Fatih Akin / Germany / 2017 / 106 mins
Part of Glasgow Film Festival 2018
The film begins with a wedding between Katja (Kruger) and Nuri (Numan Acar) whilst he serves time in prison for drug dealing. This sets in motion the first of three parts, “The Family”, focusing on the couple living a happy life where Nuri has bettered himself outside with a successful career and the couple’s six-year old son, Rocco.
Katja’s life changes forever one evening when she discovers that her husband and son have been killed in a nail bomb attack. Though the crime appears to have been perpetrated by a neo-Nazi couple, even with a media appeal for one of the suspects, the investigation also examines the possibility that the bombing was a revenge attack on Nuri, likely linked to his past.
In spite of her grief, Katja finds the strength to testify against the criminals who are bought to trial in the second part, “Justice”. This then leads up to the concluding part, “The Sea”, which focuses on the themes of vengeance.
The director, who is of German and Turkish origin, has previous with focusing on the themes of immigration as shown in diverse films like the multi-strand The Edge of Heaven and the teenage comedy Tschick. Here, he presents a devastating look into the effects of immigration becoming prone to the ideologies of far-right extremism.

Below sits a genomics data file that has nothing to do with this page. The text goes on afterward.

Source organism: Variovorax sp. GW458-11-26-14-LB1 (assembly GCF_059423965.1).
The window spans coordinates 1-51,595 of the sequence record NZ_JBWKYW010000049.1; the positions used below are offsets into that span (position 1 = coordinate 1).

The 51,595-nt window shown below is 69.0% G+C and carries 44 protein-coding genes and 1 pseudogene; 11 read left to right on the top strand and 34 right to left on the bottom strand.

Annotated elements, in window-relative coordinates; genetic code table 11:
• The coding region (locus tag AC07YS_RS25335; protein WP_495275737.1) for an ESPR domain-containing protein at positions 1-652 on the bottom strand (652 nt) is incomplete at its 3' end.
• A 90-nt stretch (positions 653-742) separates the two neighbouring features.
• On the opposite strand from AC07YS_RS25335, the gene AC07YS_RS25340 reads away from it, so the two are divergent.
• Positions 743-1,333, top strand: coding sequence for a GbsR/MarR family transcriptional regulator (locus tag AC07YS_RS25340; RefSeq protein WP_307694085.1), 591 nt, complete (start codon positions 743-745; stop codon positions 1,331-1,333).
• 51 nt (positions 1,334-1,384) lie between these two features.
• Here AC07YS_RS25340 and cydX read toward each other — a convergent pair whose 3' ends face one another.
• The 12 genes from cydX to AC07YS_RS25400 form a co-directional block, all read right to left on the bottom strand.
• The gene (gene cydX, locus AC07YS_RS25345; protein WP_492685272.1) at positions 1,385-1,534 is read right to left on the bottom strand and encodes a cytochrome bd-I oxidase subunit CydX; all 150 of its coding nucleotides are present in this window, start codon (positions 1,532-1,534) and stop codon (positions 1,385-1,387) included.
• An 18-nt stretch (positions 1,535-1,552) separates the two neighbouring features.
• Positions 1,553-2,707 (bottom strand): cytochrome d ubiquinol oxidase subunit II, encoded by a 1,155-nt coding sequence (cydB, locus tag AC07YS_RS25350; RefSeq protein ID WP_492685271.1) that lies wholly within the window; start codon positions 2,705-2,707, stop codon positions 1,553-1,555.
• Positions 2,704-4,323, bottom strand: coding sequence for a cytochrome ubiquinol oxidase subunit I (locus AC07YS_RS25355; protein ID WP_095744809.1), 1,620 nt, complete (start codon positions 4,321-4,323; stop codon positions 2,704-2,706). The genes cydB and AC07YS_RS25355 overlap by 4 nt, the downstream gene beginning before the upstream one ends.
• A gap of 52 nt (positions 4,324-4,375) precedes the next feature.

The film mainly relies on the performance of Kruger, who undergoes a whole variety of emotions and behavioural changes as the film leads up to its thought-provoking climax. From displaying delight to genuine horror, the first act is dominated by Kruger justifying her victory at Cannes. Her journey from being the happiest one could be to suffering the most unimaginable of trauma is felt in a bravura performance which is both devastating and affecting, with a scene where she openly weeps in her son’s bedroom a key moment.
The film emphasises danger even before the actual bombing takes place, when both mother and son are nearly run over by a car. Though they are lucky on this occasion, this places the viewer in an uneasy motion because we know what is to come, having already seen one close call succeeded by an act of unbearable brutality.
Akin pulls no punches in preparing us for the worst, notably on the last occasion mother and son see each other with boy waving goodbye with such ominous effect that something so innocent appears genuinely chilling. We the viewers are spared the sight of the actual bombing but seeing what occurs beforehand is just as effective.
As Akin combines the feel of bereavement with the use of suspicion, he switches genres to illustrate the journey that Katja undergoes. It plays as a love story at first, before venturing into the bereavement phase, succeeding thanks to its usage of location and characters. The transformation into courtroom drama is a convincing use of storytelling, while the descent into apparent revenge drama feels unorthodox but sufficient.
There is no question that its central performance is where the film’s biggest strength comes from, but In the Fade is a good work that succeeds generally, even despite its lack of originality.